Duffy undertook a similar analysis on Bt maize. He also found little economic evidence to account for the rapid uptake of the GM variety. Returns per acre from Bt maize were slightly worse, with Bt maize losing $28.28/acre and non-Bt maize losing $25.02/acre. 
HT [herbicide tolerant GM] rape
There is a scarcity of independent research on the economics of growing HT rape. However, one industry study of rape growers suggested that while the herbicide use of those growing HT rape was higher, farm incomes were slightly higher due to higher yielding varieties, lower herbicide costs and lower fuel costs.  The Canadian government's Biotechnology Advisory Committee said "As of January 2001 there is no publicly available survey or data on how individual farmers have benefited from the adoption of GM crops in Canada." 
Why farmer incomes are down
The differences in income that a farmer will receive from growing GM crops compared to non-GM crops results from four factors, covering both higher production costs and lower market prices.
- The technology fee for GM seed
Seeds are an important cost of production. For example, they typically account for about 10 per cent of total maize production costs.  GM seeds are significantly more expensive than non-GM seeds because the biotechnology companies charge an additional 'technology fee' on top of the seed price. Monsanto describes this as a way that growers can "share a portion" of the extra profits that the crops will deliver. The scale of the fee can vary greatly depending on the crop, the company and the particular package on offer.
With the technology fee, GM seeds cost 25-40 per cent more than non-GM seeds. For Bt maize, for example, the fees are typically $8-$10/acre, about 30-35 per cent higher than non-GM varieties, though they can be up to $30/acre. RR soya can have a technology fee of about $6/acre. [4, 10]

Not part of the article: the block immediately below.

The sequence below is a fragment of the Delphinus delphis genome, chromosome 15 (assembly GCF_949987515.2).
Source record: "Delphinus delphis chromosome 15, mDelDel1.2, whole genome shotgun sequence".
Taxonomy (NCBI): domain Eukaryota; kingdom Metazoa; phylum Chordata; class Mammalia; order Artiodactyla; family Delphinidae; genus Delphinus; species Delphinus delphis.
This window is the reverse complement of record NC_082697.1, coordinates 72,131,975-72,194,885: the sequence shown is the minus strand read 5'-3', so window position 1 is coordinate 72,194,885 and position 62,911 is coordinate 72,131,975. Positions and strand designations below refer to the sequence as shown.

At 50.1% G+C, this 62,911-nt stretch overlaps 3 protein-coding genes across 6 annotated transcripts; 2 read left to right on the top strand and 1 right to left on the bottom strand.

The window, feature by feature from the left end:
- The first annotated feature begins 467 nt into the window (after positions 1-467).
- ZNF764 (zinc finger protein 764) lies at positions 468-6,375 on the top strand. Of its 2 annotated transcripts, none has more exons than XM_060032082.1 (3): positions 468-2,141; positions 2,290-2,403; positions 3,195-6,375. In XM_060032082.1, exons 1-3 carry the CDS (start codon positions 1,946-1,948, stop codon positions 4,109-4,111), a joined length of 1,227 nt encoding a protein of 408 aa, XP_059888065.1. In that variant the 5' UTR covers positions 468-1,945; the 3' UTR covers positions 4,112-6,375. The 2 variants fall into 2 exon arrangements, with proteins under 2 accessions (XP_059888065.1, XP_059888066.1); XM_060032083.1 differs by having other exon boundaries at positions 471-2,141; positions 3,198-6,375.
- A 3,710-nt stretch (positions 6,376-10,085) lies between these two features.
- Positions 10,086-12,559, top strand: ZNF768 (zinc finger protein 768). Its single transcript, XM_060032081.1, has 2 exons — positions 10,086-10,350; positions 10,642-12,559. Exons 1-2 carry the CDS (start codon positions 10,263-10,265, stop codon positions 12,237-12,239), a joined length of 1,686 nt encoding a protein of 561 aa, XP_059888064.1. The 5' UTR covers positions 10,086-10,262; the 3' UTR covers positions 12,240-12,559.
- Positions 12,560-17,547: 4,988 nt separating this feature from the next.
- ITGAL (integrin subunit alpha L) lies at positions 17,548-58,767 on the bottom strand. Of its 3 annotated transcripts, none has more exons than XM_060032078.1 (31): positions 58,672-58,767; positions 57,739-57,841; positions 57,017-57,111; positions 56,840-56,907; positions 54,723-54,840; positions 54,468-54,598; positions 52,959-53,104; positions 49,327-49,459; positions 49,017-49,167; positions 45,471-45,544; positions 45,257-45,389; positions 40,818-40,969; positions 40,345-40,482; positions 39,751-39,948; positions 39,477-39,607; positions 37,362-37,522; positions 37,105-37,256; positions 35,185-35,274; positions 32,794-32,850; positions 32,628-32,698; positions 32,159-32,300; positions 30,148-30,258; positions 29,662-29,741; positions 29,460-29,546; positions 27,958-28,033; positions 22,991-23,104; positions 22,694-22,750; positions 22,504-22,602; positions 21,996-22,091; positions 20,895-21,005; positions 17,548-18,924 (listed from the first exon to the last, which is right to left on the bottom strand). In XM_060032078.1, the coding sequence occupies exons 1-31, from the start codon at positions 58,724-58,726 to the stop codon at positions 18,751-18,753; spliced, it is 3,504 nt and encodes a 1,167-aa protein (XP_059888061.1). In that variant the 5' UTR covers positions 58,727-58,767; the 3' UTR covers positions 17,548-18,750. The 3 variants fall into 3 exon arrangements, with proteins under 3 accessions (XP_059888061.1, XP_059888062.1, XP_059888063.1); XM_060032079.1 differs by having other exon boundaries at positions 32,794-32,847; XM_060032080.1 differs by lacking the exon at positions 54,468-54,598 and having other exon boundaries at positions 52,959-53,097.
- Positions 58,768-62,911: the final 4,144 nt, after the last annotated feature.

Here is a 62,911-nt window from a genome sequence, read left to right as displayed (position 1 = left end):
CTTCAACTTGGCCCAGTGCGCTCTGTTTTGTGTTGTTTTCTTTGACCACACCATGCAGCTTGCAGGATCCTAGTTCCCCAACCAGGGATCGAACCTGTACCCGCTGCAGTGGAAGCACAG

To buy GM seeds, farmers also have to sign a technology agreement with the biotechnology companies. This contract prohibits the farmer from saving seed (retaining a proportion of the harvest for planting the following year). With approximately 20 - 25 per cent of farmers traditionally saving their seed in the US, this prohibition introduces another seed cost for these farmers.
- Yield differences
The biotechnology companies claimed that the higher costs would be more than offset by the higher yields and reduction in agrochemicals. However, RR soya and RR rape produced lower yields than non-GM varieties on average, and although Bt maize produced a small yield increase overall, it was not enough over the whole period to cover the higher production costs (see chapter 4).
- Agrochemical costs
Agrochemicals make up a large proportion of farmers' production costs.
RR soya, RR maize, Bt maize, and HT rape have mostly resulted in
an increase in agrochemical use. However, because of a herbicide
'price war' that has erupted in the US, herbicide costs have fallen
significantly since the introduction of GM crops. In many cases it
has meant that total herbicide costs have significantly reduced.
Soya herbicide prices, for example, have fallen over 40 per cent
since the introduction of RR soya in 1996.
This has greatly helped to offset all the higher costs of RR soya (the
price of seed, the yield drag and higher agrochemical use). - Lower market prices Farmers did not bargain for the negative effect that GM crops have had on market prices (see chapter 10). Since the introduction of GM crops a tiered market has developed. Farmers growing GM crops now receive lower market returns than previously, and also lower prices than those growing non-GM crops. The income calculations by Benbrook and Duffy did not take this into account.